I love hosting fellow writers on my blog, particularly when they have some usable advice for the rest of us. Lately I have been contemplating that leap of faith most serious writers will consider at least once in their lives. I’ve reached Frost’s celebrated divergence in the woods; down one road, corporate servitude and that coveted known quantity called “salary”—down the other, that which defines me, fills me with a meaningful happiness only another artist can attempt to describe.

But money, it’s not inconsequential, now is it? I totally understand (and appreciate) the love of writing in and of itself. But for most of us writing must eventually become a business (and therefore a business decision). But what does that mean exactly? For me, it’s a simple definition:

It means the writing can sustain itself.

Put another way (and every writer must have had this thought at one time or another):

Write. Full. Time.

If we can achieve that—reach a point where the income from our craft pays the bills, puts a little food on the table, keeps a roof over our heads—then we no longer must relegate that which completes us to a back burner, turned down to simmer rather than rising to the rolling boil it deserves.

Therefore, when Brittany Behrman offered to share 5 Ways to Get Noticed and Earn a Full-Time Writing Job with the RoW Studios, well, I jumped at the chance. I’ve read her article and I love both its conciseness and its relevance. Sometimes as writers it’s difficult to view our craft as a business or a career, yet we need to think about these things: what are employers looking for, do we need a resume, and what we can do to build our portfolios? My guest has answered these questions for you—she’s put together a consequential article that we all should take the time to read. So without more introduction…

5 Ways to Get Noticed and Earn a Full-Time Writing Job
by Brittany Behrman

In addition to satisfying a hunger to inspire the world, every starving artist needs a meal on the table each night. Those who have tried to earn a living writing know that competition is steep and compensation is low, so many find themselves unhappily toiling away in an unrelated field.

For writers that lack the work experience necessary to find a stable job doing what they love to do: how can you build your writing portfolio to show an employer your skill and value?

As a recent graduate who circumvented the issue of needing employment to gain experience and experience to gain employment, I’ve put together a list of the five ways I worked towards my dream job (all while managing to keep a roof over my head working an in-the-meantime job that wasn’t quite ideal).

I am excited for the opportunity to share my insight here with Rob on Writing’s readers! I hope that following these five tips will help you as much as they helped me in growing as a writer and finding full-time employment.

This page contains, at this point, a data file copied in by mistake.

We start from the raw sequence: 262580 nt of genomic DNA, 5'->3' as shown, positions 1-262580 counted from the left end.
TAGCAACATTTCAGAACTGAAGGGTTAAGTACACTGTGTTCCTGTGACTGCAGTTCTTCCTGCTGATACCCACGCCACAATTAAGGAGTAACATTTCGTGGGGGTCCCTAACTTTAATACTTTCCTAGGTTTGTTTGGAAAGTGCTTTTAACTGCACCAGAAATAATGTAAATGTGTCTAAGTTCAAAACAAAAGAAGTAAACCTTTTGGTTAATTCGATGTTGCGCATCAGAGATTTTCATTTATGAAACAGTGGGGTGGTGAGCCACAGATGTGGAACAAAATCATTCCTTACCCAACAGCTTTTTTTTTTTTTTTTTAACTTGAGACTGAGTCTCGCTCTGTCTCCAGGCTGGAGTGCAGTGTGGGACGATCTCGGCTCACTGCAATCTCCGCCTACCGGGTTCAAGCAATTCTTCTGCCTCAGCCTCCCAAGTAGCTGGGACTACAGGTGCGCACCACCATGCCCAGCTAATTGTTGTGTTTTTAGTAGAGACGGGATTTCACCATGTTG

Read my tips here: https://www.ecollegefinder.org/pdfs/ecf_5wayswritingjob.pdf

 

About the author: Brittany Behrman began her writing career prior to college graduation reporting for her school’s newspaper and contributing to two sponsored blogs. Since earning her B.A. at Rutgers University in Journalism and Media Studies in 2009, she has spent the majority of her time freelancing and bouncing around the job market. In her tireless search for a writing position, she perfected these five tips and is now approaching her one year anniversary writing full-time for the Performance Marketing Agency, DMi Partners, and an education portal for online colleges, eCollegeFinder.org.

 

4 Responses to 5 Ways to Get Noticed and Earn a Full-Time Writing Job

  1. Great blog Rob and Brittany.

    This question of being a full-time writer is an interesting one. It is heralded by many as the ultimate goal. But I would suggest that there are benefits to keeping the day job. For example, not being wholly dependent upon income from writing takes away pressure which may otherwise be there. If there is income from another source, we are free to write anything we like, to write for ourselves first, as we should, and not for the marketplace because we know we need to pay the bills.

    Similarly, if one is a novelist, for example, but spends much of one’s day doing freelance writing gigs, that “other” writing can detract from the physical, mental, and spiritual energy we need for our own creative writing.

    Finally, the day job can provide a constant flow of life experiences and interactions which can be useful in one’s writing. Going out into the world and living life is the only way to cultivate anything worth writing about.

    All that being said, spending all day in one’s jammies, ensconced before the computer, sipping coffee and typing typing typing, free to come and go on one’s own schedule . . . kicks ass.

  2. Kelly says:

    Awesome material Rob! Thanks for sharing the article.

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